In this retrospective study the authors tested the hypothesis that cholesterol-lowering drugs (statins and NSLLM) affect PC incidence and severity. The authors abstracted prescription and health service records for 249,986 men aged 40-89 years from Saskatchewan, Canada between January 1, 1990 and December 31, 2014, and compared first-time statin and NSLLM users with age-matched non-users and glaucoma medication users for PC incidence, metastases at diagnosis, and PC mortality over 25 years using survival analysis.
In comparing statin users to non-users, a weak association was detected with increased PC incidence (HR 1.07, 95% CI: 1.02-1.12) that disappeared when statin users were compared with glaucoma medication users. Substantial protective associations were observed between statin use and metastatic PC and PC mortality (HRs 0.69, 95% CI: 0.61-0.79, and 0.73, 95% CI: 0.66-0.81, respectively), which were stronger when compared with glaucoma medication use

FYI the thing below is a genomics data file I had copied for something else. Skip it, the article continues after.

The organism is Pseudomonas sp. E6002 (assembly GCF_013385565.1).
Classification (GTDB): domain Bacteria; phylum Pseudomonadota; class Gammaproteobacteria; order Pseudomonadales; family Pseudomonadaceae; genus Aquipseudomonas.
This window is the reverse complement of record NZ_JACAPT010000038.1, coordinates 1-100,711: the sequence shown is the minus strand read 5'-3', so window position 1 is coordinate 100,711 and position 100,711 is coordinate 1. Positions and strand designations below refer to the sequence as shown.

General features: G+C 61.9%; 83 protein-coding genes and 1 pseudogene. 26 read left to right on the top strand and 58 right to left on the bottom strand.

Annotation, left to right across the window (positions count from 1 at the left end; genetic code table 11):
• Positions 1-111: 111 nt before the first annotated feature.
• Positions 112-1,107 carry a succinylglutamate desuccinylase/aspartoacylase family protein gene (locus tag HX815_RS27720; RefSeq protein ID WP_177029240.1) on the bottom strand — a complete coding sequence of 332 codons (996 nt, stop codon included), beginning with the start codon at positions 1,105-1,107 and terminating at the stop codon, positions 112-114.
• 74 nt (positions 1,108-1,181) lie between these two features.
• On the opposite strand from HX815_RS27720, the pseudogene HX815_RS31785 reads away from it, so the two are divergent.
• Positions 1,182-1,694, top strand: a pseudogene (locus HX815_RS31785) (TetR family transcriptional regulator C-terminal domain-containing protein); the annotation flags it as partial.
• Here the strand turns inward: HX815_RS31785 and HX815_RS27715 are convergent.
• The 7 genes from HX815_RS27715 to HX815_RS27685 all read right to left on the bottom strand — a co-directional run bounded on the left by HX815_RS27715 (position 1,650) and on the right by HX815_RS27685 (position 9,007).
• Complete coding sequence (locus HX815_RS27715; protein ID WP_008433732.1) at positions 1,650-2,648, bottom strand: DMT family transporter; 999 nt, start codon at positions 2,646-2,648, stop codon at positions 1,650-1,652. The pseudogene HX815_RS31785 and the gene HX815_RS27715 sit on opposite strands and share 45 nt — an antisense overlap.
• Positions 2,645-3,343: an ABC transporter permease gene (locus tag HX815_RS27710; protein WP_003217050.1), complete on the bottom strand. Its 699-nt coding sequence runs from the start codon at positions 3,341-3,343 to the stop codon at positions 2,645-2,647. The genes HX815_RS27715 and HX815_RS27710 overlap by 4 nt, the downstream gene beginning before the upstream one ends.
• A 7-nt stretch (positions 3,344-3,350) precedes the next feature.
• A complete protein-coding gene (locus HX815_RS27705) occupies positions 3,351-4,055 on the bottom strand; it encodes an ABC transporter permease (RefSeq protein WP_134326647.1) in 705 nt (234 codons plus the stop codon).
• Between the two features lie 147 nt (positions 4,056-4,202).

(Table). Similar associations were found between NSLLM use and PC incidence, severity and mortality (shown in the table as well).
These results provide the most comprehensive findings to date that statins may reduce the risk of metastatic PC and PC mortality, and the first to demonstrate that NSLLM have similar effects, supporting a cholesterol-based mechanism.
Presented By: Maria I. Van Rompay, Watertown, MA, US
Written by: Hanan Goldberg, MD, Urologic Oncology Fellow (SUO), University of Toronto, Princess Margaret Cancer Centre Twitter: @GoldbergHanan at the 2018 AUA Annual Meeting - May 18 - 21, 2018 – San Francisco, CA USA